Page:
The Sparrowhawk is one of the smallest Birds of Prey, and are skilled at hunting smaller bird species. Sparrowhawks are now a widespread species, however this was not always the case, and since their bounce back they have been blamed for the decline of several different songbird species due to their hunting habits.
Weight: 150 – 260g.
Average lifespan: 4 years.
Number of eggs: 3 – 6.
Incubation: 32 – 35 days.
Fledgling time: Around 4 weeks.
Sparrowhawks currently have a conservation status of least concern, and are one of the most wide spread falcon species in the UK with an estimated 35,000 pairs. Up until 1961, when they were granted legal protection, Sparrowhawks were at risk of extinction due to deforestation, gamekeepers and pesticides.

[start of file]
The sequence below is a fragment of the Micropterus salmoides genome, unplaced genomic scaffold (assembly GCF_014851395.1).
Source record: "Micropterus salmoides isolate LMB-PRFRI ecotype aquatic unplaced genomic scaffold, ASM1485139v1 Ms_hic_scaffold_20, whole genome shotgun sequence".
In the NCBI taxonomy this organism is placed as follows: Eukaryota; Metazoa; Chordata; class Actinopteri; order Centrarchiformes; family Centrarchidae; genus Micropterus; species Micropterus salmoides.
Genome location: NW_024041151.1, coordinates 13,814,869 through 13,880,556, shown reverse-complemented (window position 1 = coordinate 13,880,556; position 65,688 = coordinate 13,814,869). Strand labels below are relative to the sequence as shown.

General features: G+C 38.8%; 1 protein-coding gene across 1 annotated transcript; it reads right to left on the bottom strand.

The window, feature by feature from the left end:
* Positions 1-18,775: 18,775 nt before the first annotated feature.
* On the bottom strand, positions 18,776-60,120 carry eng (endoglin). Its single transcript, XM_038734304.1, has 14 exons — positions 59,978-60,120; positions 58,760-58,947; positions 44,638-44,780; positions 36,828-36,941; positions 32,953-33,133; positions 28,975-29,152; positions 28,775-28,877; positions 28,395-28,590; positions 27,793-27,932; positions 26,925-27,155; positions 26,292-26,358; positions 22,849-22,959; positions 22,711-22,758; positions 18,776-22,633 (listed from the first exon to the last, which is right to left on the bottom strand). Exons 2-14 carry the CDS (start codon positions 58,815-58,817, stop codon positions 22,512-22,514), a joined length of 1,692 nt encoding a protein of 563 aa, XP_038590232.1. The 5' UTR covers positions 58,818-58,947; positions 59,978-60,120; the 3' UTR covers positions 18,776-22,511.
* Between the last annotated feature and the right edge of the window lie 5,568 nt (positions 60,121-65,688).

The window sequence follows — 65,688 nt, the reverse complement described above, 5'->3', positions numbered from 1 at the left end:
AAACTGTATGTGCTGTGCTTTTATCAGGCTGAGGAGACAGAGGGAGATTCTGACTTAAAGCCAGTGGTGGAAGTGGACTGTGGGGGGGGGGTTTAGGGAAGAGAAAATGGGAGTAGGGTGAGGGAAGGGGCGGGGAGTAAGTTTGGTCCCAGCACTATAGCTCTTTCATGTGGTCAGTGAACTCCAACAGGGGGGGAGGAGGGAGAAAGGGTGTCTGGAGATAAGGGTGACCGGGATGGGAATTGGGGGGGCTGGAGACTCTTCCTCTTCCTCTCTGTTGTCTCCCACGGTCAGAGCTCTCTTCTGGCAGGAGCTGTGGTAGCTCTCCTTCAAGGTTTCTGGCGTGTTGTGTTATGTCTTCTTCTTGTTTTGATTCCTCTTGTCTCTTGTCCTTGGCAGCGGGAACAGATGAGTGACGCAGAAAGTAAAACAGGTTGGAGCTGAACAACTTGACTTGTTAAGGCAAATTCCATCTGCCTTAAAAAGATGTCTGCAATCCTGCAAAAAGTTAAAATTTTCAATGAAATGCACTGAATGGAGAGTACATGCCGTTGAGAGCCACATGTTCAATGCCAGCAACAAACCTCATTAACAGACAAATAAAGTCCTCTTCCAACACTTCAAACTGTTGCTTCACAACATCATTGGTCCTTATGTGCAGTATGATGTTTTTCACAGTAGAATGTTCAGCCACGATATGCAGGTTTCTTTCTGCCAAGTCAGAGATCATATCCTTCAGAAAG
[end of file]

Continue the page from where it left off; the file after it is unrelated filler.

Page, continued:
Sparrowhawks are currently experiencing a high morality rate in both adults and fledglings due to food shortages. Just over half of their nests produce any young during breeding seasons. Harsh and prolonged winter weather is believed to cause a decrease in breeding population.
When and Where to Find Sparrowhawks.
Sparrowhawks can be distinguished by their long and narrow tails and reddish cheeks. Males are smaller, with a blue/grey back and red/brown barred underparts, whereas females appear more brown above, and more grey below.
They tend to breed more in woodland areas, however they can be found almost anywhere within the UK, even your own back garden!
Sparrowhawks can be found at any time of the year and can sometimes be seen displaying to each other in early spring. This will appear as the males flying up high and then plummeting back down in an attempt to impress the female.